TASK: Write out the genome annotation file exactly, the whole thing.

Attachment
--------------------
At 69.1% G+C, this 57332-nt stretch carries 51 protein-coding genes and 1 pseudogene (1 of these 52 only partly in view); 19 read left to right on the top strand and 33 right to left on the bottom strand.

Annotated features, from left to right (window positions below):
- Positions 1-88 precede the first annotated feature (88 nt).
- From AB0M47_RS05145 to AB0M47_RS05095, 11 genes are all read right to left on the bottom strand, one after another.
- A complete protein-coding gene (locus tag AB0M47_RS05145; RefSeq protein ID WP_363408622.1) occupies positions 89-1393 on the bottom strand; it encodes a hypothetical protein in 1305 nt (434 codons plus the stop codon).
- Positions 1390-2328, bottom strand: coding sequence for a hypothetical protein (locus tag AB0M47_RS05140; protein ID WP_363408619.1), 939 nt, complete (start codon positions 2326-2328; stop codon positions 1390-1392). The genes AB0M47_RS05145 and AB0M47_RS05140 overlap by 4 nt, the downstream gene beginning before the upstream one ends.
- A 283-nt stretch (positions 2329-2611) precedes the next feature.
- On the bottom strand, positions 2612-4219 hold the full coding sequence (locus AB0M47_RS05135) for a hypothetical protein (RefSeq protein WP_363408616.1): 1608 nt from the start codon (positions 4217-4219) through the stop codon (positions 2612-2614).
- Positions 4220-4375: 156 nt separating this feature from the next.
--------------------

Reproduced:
At 69.1% G+C, this 57332-nt stretch carries 51 protein-coding genes and 1 pseudogene (1 of these 52 only partly in view); 19 read left to right on the top strand and 33 right to left on the bottom strand.

Annotated features, from left to right (window positions below):
- Positions 1-88 precede the first annotated feature (88 nt).
- From AB0M47_RS05145 to AB0M47_RS05095, 11 genes are all read right to left on the bottom strand, one after another.
- A complete protein-coding gene (locus tag AB0M47_RS05145; RefSeq protein ID WP_363408622.1) occupies positions 89-1393 on the bottom strand; it encodes a hypothetical protein in 1305 nt (434 codons plus the stop codon).
- Positions 1390-2328, bottom strand: coding sequence for a hypothetical protein (locus tag AB0M47_RS05140; protein ID WP_363408619.1), 939 nt, complete (start codon positions 2326-2328; stop codon positions 1390-1392). The genes AB0M47_RS05145 and AB0M47_RS05140 overlap by 4 nt, the downstream gene beginning before the upstream one ends.
- A 283-nt stretch (positions 2329-2611) precedes the next feature.
- On the bottom strand, positions 2612-4219 hold the full coding sequence (locus AB0M47_RS05135) for a hypothetical protein (RefSeq protein WP_363408616.1): 1608 nt from the start codon (positions 4217-4219) through the stop codon (positions 2612-2614).
- Positions 4220-4375: 156 nt separating this feature from the next.